Detroit — It’s saying something when offensive numbers as impressive as the ones Tigers right fielder Nick Castellanos put up last season don’t fully describe how good a year he had.
Castellanos, who was voted the Tiger of the Year by the Detroit chapter of the Baseball Writers Association of America Thursday, hit .298, with a .354 on-base percentage, slugging .500 and leading the Tigers with 23 home runs, 46 doubles, 310 total bases, 88 runs scored, 110 runs created and 89 runs batted in.
All that despite having virtually no protection in the lineup, meaning teams could and often did try to pitch around him.
“If we had more people around him, he’d have better pitches to hit,” manager Ron Gardenhire said last September. “But even if they are pitching around him, he’s still going to reach out and get the barrel on the ball. He’s always been like that.
“I don’t think he worries about too many things. He’s worked really hard in the outfield and he’s having a really good year, especially with the circumstances of our lineup…I don’t know where we would be without that guy. He’s carried us a lot of different times.”
He produced at an All-Star level at the plate, but upon closer inspection, it could have been so much more with a little better fortune. According to the 2019 Bill James Handbook, Castellanos' hard-hit percentage of 47.9 was eighth highest in baseball.
He hit 88 balls 330 feet or farther that were caught for outs. Only the Cardinals’ Matt Carpenter had more long outs (92). He and Red Sox's Mookie Betts were the only players to have four balls hit over 400 feet caught for outs.
“It’s just experience, more at-bats,” Gardenhire said of Castellanos’ growth as a hitter. “We’re always talking about the number of at-bats it takes in this league to get a feel for who you are and what you can do. He’s in what, his fifth (full) year? It doesn’t seem like it, he’s still so young. But he’s getting to that number of at-bats where he’s got it figured out.”
Castellanos has 2,982 plate appearances in six seasons.
“He’s seen enough pitches and enough pitchers now,” Gardenhire said. “That’s when you start figuring out if a guy can or he can’t. Nicky is there. We know he can.”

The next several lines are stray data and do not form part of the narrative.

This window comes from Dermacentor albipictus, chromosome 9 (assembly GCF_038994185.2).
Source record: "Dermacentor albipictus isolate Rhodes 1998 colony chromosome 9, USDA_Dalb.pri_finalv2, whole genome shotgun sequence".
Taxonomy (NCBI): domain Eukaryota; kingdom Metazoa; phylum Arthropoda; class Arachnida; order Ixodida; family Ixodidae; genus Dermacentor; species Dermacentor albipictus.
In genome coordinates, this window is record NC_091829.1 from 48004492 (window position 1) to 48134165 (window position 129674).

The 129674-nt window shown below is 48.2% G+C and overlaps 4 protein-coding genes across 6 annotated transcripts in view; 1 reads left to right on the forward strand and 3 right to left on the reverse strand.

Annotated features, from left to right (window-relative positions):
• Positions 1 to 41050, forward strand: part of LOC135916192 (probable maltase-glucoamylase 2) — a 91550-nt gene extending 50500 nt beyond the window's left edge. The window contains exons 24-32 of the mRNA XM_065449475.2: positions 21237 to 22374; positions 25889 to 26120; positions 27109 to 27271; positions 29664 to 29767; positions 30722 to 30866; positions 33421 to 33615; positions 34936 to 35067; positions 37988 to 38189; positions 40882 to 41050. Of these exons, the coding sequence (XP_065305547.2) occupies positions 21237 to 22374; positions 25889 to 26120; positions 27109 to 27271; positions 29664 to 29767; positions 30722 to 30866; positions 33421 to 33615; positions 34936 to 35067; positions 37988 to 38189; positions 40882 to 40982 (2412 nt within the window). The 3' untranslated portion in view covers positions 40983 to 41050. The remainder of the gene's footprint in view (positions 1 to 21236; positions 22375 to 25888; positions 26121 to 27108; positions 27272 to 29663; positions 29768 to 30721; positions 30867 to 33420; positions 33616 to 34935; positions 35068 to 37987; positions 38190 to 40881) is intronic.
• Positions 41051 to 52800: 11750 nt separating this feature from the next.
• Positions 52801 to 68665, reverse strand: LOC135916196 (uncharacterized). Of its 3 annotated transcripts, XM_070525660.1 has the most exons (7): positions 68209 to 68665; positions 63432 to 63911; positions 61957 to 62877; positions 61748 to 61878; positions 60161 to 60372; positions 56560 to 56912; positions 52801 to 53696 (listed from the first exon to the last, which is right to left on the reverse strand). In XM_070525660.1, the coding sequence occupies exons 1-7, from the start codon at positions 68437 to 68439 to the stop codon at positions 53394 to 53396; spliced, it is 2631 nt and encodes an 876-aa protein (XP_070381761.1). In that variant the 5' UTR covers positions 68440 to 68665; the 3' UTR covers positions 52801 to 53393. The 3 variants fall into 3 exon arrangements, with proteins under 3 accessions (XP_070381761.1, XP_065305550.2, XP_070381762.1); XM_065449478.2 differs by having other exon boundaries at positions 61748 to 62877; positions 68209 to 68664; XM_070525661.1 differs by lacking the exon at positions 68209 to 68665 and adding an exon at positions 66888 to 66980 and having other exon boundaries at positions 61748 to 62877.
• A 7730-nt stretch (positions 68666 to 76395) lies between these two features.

Castellanos, on top of everything, was also the Tigers’ most efficient base runner. According to the data compiled in James’ handbook, Castellanos achieved a net gain on the bases of plus-16 — which takes into account bases taken (going from first to third, second to home, etc.), outs advancing, double-play balls and stolen bases.
Castellanos, who received every first-place vote but one (which went to Joe Jimenez) for the Tiger of the Year Award, is arbitration eligible this offseason and can be a free agent in 2020. According to projections by MLBTradeRumors.com, Castellanos could be awarded as much as $11.2 million in arbitration, should it go that far.
The Tigers have a long history of signing players before arbitration.
“This is his last year of arbitration,” general manager Al Avila said in his season-ending press conference on Sept. 29. “He’s going into the same situation J.D. (Martinez) was in not too long ago. With the exception that after next year there’s the possibility of a qualifying offer.”
The Tigers in 2016 signed Martinez to a two-year deal worth $18.5 million and traded him to Arizona in 2017. If the Tigers were to sign Castellanos for one season and then use the qualifying offer after the 2019 season (it’s set at $17.9 million for this offseason and would likely increase), they would get a draft pick compensation if they lose him in free agency.
“As we are playing it today, Nick will be our right fielder going into 2019,” Avila said. “Things can change over the winter time. They can change as we start spring training and the season. I’ve already talked to Nick. I told him right now we just have to take it one day at a time and see where it goes.
“Obviously, he’s still young. He’s a very good hitter and there is a big future for Nick.”
Avila wasn’t exactly optimistic about trying to work out a contract extension for Castellanos this offseason, but he didn’t completely rule it out.
“It’s something we have to figure out — will he be here when we’re ready to contend for the playoffs?” Avila said. “That’s the big question. If you could tell me in the next couple of years we’re going to be a team that’s going to the postseason, then it’d be easy to answer that and keep Nick around.
“He’s a great hitter.”